By Arif Nizami
A seminal year?
Year 2017 is going to be the election year in many ways. The PML-N government, like its predecessor the PPP, could hold them in May next year when the national and provincial assemblies complete their five-year term
As the New Year ushers in, it brings a lot of fresh possibilities for Pakistan. In many ways it is going to be a seminal year.
One way of looking at it is perhaps it will be more of the same. This year will be no different from the past: the same old bickering amongst politicians and their collective failure to address the crucial issues facing the country.
Our ruling elites will continue with their self-righteous — my way or the highway — attitude. An important section of the opposition will, however, will keep on playing the zero sum game that has morphed into its natural instinct.
Year 2017 is going to be the election year in many ways. The PML-N government, like its predecessor the PPP, could hold them in May next year when the national and provincial assemblies complete their five-year term.
But most political parties have already gone into the election mode. The PTI has even started revisiting the process of awarding of tickets for national and provincial assemblies.
The PML-N has always been in the election mode. Its economic agenda and rhetoric has been to win votes from day one, rather than bringing any long-term structural or social changes in the body politic.
In this backdrop the year will see an incremental increase in political polarisation. Sharifs’ minions 24/7 spewing venom on the idiot box on one side and the Khan himself doing the same through his daily routine of engaging the media is bound to further vitiate the political atmosphere.
However, the wild card in the pack will remain the father and son duo – Zardari and Bilawal. The former president and PPP co chairperson’s return from self-imposed exile was expected after change of guard at the GHQ. However, Zardari surprised everyone by announcing his intentions of entering the parliament through a by-election.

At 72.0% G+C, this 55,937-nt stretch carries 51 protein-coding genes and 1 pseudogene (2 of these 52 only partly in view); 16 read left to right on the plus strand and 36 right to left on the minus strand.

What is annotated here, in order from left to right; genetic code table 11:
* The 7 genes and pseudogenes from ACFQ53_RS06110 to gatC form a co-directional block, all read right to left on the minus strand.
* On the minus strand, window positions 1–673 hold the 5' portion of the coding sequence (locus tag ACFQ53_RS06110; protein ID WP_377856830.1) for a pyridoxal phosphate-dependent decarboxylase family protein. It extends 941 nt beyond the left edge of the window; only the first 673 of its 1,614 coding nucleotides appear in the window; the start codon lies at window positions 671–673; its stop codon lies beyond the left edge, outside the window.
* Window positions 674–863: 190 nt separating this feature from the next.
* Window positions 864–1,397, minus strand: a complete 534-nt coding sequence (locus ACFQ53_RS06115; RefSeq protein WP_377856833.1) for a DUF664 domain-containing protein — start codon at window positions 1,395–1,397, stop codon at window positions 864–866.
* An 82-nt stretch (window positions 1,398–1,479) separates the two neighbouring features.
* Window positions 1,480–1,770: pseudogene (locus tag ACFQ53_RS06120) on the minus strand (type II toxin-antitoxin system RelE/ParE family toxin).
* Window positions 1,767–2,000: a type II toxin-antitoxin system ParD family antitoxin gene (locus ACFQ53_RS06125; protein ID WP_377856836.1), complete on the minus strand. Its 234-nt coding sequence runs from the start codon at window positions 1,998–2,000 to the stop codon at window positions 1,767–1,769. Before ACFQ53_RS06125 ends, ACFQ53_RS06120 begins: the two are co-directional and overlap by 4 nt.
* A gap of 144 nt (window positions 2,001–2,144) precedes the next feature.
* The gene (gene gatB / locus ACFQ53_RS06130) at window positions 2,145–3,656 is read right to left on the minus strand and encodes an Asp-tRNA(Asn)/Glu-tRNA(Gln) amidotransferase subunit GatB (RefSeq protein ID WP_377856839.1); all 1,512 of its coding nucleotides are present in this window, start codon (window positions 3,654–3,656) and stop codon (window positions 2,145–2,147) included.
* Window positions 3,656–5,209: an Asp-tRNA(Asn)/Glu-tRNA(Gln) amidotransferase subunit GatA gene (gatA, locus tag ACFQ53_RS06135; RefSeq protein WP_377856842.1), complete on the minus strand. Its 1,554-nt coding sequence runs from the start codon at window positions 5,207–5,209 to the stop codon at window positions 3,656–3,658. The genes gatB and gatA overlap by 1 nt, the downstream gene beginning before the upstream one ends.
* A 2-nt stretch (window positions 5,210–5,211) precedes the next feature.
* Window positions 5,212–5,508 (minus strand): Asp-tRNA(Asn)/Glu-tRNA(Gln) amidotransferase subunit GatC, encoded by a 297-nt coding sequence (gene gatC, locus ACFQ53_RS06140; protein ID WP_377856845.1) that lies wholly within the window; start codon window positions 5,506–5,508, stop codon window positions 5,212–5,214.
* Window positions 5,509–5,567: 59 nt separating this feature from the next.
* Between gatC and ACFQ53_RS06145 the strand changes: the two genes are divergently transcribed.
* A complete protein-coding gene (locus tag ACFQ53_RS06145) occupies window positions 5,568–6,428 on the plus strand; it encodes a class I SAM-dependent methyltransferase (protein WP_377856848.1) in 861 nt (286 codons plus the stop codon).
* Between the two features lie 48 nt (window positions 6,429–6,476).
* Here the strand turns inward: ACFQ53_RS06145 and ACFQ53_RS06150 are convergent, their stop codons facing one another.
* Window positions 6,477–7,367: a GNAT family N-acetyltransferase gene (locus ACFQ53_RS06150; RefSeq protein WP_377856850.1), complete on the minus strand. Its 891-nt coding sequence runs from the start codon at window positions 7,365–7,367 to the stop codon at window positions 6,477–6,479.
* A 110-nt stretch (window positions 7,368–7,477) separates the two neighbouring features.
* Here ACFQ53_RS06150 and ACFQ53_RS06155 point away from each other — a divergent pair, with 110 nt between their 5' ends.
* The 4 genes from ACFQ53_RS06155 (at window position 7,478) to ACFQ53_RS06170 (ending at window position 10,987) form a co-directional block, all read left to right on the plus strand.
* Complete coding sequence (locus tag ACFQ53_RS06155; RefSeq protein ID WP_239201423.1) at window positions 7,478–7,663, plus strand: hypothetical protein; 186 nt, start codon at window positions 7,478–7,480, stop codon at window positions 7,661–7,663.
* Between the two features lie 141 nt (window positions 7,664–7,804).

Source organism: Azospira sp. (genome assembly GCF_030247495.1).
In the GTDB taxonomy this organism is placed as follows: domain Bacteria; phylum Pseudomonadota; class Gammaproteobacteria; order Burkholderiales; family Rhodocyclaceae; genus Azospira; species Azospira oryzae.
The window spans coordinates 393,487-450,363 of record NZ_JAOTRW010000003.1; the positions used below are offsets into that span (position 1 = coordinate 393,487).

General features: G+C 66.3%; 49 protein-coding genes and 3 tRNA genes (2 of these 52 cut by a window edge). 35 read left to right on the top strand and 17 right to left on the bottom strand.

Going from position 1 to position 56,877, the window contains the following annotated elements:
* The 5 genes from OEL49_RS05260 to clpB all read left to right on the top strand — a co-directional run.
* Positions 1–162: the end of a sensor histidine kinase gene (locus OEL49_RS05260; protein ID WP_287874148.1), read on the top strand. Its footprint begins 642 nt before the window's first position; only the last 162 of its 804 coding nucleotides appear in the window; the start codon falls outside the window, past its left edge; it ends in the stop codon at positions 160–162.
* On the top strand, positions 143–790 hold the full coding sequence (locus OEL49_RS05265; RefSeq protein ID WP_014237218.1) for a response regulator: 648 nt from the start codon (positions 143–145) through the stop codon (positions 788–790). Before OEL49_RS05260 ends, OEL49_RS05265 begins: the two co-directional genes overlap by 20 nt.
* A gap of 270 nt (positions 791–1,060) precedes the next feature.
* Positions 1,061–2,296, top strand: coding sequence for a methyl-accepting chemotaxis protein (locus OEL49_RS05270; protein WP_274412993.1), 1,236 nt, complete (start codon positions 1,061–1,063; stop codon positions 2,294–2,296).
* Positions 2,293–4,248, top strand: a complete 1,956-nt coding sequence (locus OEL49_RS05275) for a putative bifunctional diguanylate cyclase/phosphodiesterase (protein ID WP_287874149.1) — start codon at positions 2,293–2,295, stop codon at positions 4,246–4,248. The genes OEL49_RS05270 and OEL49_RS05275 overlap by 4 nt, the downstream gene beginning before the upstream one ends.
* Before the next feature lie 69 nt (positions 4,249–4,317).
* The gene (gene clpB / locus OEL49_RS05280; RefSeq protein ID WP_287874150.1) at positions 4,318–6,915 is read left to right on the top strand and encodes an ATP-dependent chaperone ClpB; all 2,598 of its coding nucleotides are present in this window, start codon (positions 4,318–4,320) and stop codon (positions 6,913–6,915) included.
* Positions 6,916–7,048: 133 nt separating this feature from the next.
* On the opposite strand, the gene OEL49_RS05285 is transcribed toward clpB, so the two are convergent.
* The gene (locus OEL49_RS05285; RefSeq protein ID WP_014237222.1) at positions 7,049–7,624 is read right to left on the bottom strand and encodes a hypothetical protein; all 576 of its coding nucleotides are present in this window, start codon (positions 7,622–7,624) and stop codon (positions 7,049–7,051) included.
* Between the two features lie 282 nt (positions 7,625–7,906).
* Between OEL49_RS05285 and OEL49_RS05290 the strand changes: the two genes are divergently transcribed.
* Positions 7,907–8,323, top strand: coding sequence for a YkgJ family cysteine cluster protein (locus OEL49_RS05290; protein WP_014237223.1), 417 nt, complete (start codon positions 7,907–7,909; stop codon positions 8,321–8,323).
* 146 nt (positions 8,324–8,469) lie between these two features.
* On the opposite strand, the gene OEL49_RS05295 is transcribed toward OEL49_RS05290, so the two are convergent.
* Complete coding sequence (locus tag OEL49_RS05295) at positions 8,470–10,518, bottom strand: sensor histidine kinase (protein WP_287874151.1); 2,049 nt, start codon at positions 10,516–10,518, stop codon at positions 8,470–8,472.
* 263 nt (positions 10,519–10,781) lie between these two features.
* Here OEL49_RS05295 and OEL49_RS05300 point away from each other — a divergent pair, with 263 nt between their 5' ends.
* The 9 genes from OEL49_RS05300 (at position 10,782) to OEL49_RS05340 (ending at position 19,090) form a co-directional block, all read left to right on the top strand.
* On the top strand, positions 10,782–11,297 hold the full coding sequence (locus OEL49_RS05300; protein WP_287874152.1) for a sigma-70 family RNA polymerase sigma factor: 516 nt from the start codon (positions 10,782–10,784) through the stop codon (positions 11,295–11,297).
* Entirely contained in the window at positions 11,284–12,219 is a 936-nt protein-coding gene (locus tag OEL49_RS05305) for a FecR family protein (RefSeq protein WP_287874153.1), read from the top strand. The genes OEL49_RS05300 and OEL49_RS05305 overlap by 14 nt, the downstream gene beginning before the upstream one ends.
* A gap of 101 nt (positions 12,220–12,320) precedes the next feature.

The PPP co-chairperson and his scion speaking at Naudero on Benazir Bhutto’s ninth death anniversary have kept everybody guessing about their future course of action. Of course it is obvious the PPP with new infusions will play a much more aggressive role in the parliament.
It will try to outgrow the stigma of being a friendly opposition created so assiduously by the mild mannered leader of the opposition Syed Khursheed Shah. Nevertheless Zardari, known for striking a hard bargain, will continue playing the guessing game — whether he will initiate or join an opposition alliance against the Sharifs.
Of course the opposition can coalesce on the issue of Panamagate implicating the prime minister and his family. However the PTI and PPP are at variance on how far to go against the government.
The PTI chief has been struggling to get rid of the Sharifs by hook or by crook during the past three years. The Khan’s struggle has been confined to dharnas, threats of shutdown, and rallies. However, despite Bilawal’s threat to launch a movement against the government Zardari is not likely to agree to throw the baby with the bath water.
It simply does not suit him to derail the system unremittingly strengthened by the PPP government during its tenure through structural amendments in the constitution. In any case, guided by an instinct for survival, any extra constitutional change does not serve the PPP’s long-term interests. Unlike Imran Zardari believes in playing a decisive role in the parliament.
The exit of General Raheel Sharif after completing his three years term end November last year will have far reaching consequences during the year. His successor General Qamar Javed Bajwa ‘s imprint on policy and its implementation will manifest itself during 2017.
Justice Saqib Nisar has taken oath as the new CJP (chief justice of Pakistan). He is going to be heading the apex court for almost the next two years. Hence he will leave a deep imprint on the Supreme Court’s future course